You also should have alternate access to a provider’s infrastructure. Besides logging in through their portal, you should have direct access to the servers that are hosted on the platform. Windows clients should have RDP access, while terminal clients will want secure shell access to login directly into your servers. These alternate means of logging in are especially crucial in emergency situations.
Does your cloud provider have a pioneering spirit?
It’s always good to have a cloud provider that keeps up with the latest technologies. If they aren’t rolling the newest developments into their technology stack, your assets could be sitting on an outdated platform in just a few years. You’ll likewise want to check that they’re regularly updating their computing infrastructure. A dream cloud partner is a company who’s flexible enough to give you choices. A CIO should be able to decide where the company’s data assets should live. Ask if your cloud provider can:
- Build capacity on-premise or off-premise as needed.
- Dedicate a section of their data centre specifically for your business.
- Offer geographically diverse cloud computing nodes for faster bandwidth to your target markets.
Is the cloud provider too limited in their capabilities?
Some cloud providers are going to be siloed to provide only certain services. You can find a provider to host Microsoft Exchange or Sharepoint, and you can find someone to provide desktop virtualisation as well as database hosting. But can your cloud computing company integrate between your various silos? These private clouds have to come together to form a seamless infrastructure. The provider needs to have experience getting these various facets of your digital ecosystem interacting together.
A simple example of this would be to look at your database assets. Your cloud infrastructure might have to integrate a variety of services that continuously talk with that database, for example an analytics tool that regularly runs data queries against its records. Your company’s CRM might also need to occasionally pull client records. And you might even have a website component that also queries the database for customer-facing requests. Your virtual data centre would need to bridge the database hosting with these various application requests within its platform. Single silo service providers are just not going to cut it for anything beyond simple applications.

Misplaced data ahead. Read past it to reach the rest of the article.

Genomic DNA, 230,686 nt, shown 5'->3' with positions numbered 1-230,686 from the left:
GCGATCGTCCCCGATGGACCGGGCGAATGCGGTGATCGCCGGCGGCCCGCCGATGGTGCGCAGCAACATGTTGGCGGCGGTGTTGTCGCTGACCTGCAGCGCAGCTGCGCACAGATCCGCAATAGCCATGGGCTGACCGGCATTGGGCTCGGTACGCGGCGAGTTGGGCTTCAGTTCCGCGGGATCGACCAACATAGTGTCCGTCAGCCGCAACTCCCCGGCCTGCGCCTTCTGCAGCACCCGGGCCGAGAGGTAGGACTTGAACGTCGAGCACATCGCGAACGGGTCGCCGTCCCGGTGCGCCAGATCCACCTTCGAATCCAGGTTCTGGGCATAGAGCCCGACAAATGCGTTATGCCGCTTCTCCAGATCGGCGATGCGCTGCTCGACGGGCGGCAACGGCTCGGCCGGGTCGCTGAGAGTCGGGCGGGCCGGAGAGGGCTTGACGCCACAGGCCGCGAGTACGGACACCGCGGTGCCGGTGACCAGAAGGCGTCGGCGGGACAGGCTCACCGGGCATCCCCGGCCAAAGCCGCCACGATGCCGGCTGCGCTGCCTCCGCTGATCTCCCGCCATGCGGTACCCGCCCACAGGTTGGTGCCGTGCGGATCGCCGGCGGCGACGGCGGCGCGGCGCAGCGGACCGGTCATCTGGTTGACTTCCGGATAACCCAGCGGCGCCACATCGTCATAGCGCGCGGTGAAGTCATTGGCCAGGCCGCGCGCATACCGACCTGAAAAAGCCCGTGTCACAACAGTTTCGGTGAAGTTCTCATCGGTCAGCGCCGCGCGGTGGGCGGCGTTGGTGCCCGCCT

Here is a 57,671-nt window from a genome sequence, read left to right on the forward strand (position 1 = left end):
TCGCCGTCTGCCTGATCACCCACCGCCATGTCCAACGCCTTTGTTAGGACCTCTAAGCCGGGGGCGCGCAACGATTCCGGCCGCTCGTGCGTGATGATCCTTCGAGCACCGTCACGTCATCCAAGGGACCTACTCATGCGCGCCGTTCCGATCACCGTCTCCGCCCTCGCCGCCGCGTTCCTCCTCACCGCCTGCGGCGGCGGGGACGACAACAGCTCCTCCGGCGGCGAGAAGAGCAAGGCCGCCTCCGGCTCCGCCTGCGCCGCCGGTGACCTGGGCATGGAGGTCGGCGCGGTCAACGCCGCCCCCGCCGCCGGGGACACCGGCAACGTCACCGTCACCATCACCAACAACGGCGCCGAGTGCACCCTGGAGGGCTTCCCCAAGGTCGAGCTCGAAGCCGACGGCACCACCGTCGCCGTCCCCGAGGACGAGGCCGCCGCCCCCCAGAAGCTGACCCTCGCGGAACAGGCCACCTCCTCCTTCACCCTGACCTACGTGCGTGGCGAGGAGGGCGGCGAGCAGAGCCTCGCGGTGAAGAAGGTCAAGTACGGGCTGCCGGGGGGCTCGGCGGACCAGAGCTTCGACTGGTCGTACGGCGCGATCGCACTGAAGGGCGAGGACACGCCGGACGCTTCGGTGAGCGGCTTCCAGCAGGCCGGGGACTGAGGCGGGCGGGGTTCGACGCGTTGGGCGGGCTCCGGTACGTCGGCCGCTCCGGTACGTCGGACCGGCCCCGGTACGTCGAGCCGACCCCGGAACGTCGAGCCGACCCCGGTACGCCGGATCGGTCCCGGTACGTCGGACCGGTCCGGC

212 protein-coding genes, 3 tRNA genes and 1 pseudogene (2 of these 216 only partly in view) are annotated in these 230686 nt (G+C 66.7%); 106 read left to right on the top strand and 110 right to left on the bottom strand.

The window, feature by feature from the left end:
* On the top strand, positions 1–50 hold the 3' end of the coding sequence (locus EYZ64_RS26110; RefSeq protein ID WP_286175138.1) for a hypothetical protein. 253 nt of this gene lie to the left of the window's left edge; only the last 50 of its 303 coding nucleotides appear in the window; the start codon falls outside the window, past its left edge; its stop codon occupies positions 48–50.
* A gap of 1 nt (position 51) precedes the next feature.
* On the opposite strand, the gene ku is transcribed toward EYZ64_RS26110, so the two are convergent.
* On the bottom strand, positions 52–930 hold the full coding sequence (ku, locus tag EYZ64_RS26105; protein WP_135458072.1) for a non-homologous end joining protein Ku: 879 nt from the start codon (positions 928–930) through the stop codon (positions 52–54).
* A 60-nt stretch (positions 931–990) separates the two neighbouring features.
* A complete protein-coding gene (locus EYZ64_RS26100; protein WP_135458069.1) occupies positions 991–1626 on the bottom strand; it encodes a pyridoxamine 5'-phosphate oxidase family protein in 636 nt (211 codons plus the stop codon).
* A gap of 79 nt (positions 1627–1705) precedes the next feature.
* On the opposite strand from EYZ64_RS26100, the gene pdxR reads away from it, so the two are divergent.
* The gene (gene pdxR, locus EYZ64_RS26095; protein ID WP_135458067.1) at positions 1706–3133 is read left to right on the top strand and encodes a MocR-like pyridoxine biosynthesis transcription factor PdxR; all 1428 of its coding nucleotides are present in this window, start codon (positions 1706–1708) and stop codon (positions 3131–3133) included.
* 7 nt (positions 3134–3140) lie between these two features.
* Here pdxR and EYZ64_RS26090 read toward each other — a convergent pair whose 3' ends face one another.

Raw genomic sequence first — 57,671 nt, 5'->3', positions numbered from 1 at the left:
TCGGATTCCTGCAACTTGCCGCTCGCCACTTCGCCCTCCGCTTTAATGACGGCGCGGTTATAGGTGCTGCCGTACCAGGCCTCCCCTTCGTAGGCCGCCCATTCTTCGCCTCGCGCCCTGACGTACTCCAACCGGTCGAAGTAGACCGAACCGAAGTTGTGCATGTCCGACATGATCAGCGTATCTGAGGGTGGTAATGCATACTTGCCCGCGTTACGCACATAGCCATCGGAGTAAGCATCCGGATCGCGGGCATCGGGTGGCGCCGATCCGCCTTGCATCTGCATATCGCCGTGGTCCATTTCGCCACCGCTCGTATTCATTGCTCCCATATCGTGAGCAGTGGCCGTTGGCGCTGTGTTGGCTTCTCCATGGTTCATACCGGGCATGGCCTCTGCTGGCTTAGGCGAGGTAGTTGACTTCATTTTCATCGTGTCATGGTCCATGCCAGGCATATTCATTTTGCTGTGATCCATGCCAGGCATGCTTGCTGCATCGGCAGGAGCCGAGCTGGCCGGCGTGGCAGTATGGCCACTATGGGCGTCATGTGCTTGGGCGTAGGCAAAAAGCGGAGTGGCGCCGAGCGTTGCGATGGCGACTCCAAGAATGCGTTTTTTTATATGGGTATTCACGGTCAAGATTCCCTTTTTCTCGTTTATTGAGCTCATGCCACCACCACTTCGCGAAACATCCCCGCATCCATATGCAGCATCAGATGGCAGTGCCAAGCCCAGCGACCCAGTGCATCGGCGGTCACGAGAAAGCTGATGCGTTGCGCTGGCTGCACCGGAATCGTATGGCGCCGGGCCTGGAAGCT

Have they withstood multiple economic downturns?
The fallout from the dot com crash in the late ‘90s affected even the biggest IT companies, as did the global financial crisis. It’s vital to make sure that your provider has a proven track record in being able to survive a significant downturn in the economy. Understand that if you’re dealing with a large enterprise, you should seek clarity as to whether they have a long term strategy around cloud services, or whether it is the introduction of a new service because of its popularity in the marketplace. These are often the first to be pulled when times get tough. Knowing their internal KPI’s to ensure the longevity of the platform will be invaluable.
You may not find a cloud provider that has a good answer for all of these questions, but it will be illuminating to hear how they’re addressing the issue if they fall short. Too many “that will never happen” or “yeah that’s true, but …” answers might mean it’s time to jump to a better cloud.